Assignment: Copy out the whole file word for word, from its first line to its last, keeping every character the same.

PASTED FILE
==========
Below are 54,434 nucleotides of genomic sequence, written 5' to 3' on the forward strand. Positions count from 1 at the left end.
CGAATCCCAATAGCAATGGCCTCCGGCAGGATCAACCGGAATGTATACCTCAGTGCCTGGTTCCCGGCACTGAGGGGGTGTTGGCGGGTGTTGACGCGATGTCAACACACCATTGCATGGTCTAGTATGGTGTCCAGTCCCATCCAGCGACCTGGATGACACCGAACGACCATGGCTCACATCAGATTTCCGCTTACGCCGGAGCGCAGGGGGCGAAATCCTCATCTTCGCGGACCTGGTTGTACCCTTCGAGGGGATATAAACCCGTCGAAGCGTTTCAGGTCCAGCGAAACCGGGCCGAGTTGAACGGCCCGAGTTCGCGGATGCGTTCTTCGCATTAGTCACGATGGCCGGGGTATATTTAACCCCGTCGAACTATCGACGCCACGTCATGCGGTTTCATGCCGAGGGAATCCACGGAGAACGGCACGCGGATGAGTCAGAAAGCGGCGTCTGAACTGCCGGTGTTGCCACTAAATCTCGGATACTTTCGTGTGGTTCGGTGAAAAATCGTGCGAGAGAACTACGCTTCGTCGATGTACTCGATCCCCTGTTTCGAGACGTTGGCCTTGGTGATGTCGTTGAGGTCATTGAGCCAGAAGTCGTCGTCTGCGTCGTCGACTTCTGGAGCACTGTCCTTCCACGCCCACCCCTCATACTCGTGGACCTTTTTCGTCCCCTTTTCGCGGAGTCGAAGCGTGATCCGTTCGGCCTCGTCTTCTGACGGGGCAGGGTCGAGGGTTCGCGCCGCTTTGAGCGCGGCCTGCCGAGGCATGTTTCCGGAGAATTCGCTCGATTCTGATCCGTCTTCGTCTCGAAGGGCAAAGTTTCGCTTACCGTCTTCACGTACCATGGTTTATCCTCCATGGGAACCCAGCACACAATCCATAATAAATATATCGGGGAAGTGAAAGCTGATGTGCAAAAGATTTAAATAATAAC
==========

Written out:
Below are 54,434 nucleotides of genomic sequence, written 5' to 3' on the forward strand. Positions count from 1 at the left end.
CGAATCCCAATAGCAATGGCCTCCGGCAGGATCAACCGGAATGTATACCTCAGTGCCTGGTTCCCGGCACTGAGGGGGTGTTGGCGGGTGTTGACGCGATGTCAACACACCATTGCATGGTCTAGTATGGTGTCCAGTCCCATCCAGCGACCTGGATGACACCGAACGACCATGGCTCACATCAGATTTCCGCTTACGCCGGAGCGCAGGGGGCGAAATCCTCATCTTCGCGGACCTGGTTGTACCCTTCGAGGGGATATAAACCCGTCGAAGCGTTTCAGGTCCAGCGAAACCGGGCCGAGTTGAACGGCCCGAGTTCGCGGATGCGTTCTTCGCATTAGTCACGATGGCCGGGGTATATTTAACCCCGTCGAACTATCGACGCCACGTCATGCGGTTTCATGCCGAGGGAATCCACGGAGAACGGCACGCGGATGAGTCAGAAAGCGGCGTCTGAACTGCCGGTGTTGCCACTAAATCTCGGATACTTTCGTGTGGTTCGGTGAAAAATCGTGCGAGAGAACTACGCTTCGTCGATGTACTCGATCCCCTGTTTCGAGACGTTGGCCTTGGTGATGTCGTTGAGGTCATTGAGCCAGAAGTCGTCGTCTGCGTCGTCGACTTCTGGAGCACTGTCCTTCCACGCCCACCCCTCATACTCGTGGACCTTTTTCGTCCCCTTTTCGCGGAGTCGAAGCGTGATCCGTTCGGCCTCGTCTTCTGACGGGGCAGGGTCGAGGGTTCGCGCCGCTTTGAGCGCGGCCTGCCGAGGCATGTTTCCGGAGAATTCGCTCGATTCTGATCCGTCTTCGTCTCGAAGGGCAAAGTTTCGCTTACCGTCTTCACGTACCATGGTTTATCCTCCATGGGAACCCAGCACACAATCCATAATAAATATATCGGGGAAGTGAAAGCTGATGTGCAAAAGATTTAAATAATAAC